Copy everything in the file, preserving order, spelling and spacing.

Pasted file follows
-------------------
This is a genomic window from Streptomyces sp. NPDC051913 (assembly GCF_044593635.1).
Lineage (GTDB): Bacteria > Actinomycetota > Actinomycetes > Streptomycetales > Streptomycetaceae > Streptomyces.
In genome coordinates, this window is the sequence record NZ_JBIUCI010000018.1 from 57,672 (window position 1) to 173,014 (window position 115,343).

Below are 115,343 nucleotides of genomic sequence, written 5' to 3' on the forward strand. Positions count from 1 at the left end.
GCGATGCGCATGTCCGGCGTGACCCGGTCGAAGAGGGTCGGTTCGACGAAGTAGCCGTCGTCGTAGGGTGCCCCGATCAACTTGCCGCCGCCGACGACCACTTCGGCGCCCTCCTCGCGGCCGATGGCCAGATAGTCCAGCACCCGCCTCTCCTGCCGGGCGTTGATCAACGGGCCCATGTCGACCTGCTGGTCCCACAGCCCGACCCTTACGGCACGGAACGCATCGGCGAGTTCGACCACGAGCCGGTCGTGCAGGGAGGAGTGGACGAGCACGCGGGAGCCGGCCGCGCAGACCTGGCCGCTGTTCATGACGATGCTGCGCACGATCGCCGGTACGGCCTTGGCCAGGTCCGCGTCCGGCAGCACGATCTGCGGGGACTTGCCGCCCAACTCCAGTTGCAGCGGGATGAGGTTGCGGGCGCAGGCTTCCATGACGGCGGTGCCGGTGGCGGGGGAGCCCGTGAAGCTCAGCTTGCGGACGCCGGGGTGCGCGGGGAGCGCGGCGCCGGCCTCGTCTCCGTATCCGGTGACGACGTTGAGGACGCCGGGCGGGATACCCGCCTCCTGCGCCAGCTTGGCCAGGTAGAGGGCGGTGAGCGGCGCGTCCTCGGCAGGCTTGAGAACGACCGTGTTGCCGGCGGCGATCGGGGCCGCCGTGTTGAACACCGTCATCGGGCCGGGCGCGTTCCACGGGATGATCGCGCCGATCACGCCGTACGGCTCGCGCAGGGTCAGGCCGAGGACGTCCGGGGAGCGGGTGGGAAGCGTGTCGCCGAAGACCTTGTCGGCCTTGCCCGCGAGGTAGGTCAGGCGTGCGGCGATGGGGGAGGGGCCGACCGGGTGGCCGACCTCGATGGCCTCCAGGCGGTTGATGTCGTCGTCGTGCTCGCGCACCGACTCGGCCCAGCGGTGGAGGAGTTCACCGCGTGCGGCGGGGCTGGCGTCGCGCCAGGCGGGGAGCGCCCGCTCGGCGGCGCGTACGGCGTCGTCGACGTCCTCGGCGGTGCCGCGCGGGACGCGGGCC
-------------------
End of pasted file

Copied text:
This is a genomic window from Streptomyces sp. NPDC051913 (assembly GCF_044593635.1).
Lineage (GTDB): Bacteria > Actinomycetota > Actinomycetes > Streptomycetales > Streptomycetaceae > Streptomyces.
In genome coordinates, this window is the sequence record NZ_JBIUCI010000018.1 from 57,672 (window position 1) to 173,014 (window position 115,343).

Below are 115,343 nucleotides of genomic sequence, written 5' to 3' on the forward strand. Positions count from 1 at the left end.
GCGATGCGCATGTCCGGCGTGACCCGGTCGAAGAGGGTCGGTTCGACGAAGTAGCCGTCGTCGTAGGGTGCCCCGATCAACTTGCCGCCGCCGACGACCACTTCGGCGCCCTCCTCGCGGCCGATGGCCAGATAGTCCAGCACCCGCCTCTCCTGCCGGGCGTTGATCAACGGGCCCATGTCGACCTGCTGGTCCCACAGCCCGACCCTTACGGCACGGAACGCATCGGCGAGTTCGACCACGAGCCGGTCGTGCAGGGAGGAGTGGACGAGCACGCGGGAGCCGGCCGCGCAGACCTGGCCGCTGTTCATGACGATGCTGCGCACGATCGCCGGTACGGCCTTGGCCAGGTCCGCGTCCGGCAGCACGATCTGCGGGGACTTGCCGCCCAACTCCAGTTGCAGCGGGATGAGGTTGCGGGCGCAGGCTTCCATGACGGCGGTGCCGGTGGCGGGGGAGCCCGTGAAGCTCAGCTTGCGGACGCCGGGGTGCGCGGGGAGCGCGGCGCCGGCCTCGTCTCCGTATCCGGTGACGACGTTGAGGACGCCGGGCGGGATACCCGCCTCCTGCGCCAGCTTGGCCAGGTAGAGGGCGGTGAGCGGCGCGTCCTCGGCAGGCTTGAGAACGACCGTGTTGCCGGCGGCGATCGGGGCCGCCGTGTTGAACACCGTCATCGGGCCGGGCGCGTTCCACGGGATGATCGCGCCGATCACGCCGTACGGCTCGCGCAGGGTCAGGCCGAGGACGTCCGGGGAGCGGGTGGGAAGCGTGTCGCCGAAGACCTTGTCGGCCTTGCCCGCGAGGTAGGTCAGGCGTGCGGCGATGGGGGAGGGGCCGACCGGGTGGCCGACCTCGATGGCCTCCAGGCGGTTGATGTCGTCGTCGTGCTCGCGCACCGACTCGGCCCAGCGGTGGAGGAGTTCACCGCGTGCGGCGGGGCTGGCGTCGCGCCAGGCGGGGAGCGCCCGCTCGGCGGCGCGTACGGCGTCGTCGACGTCCTCGGCGGTGCCGCGCGGGACGCGGGCC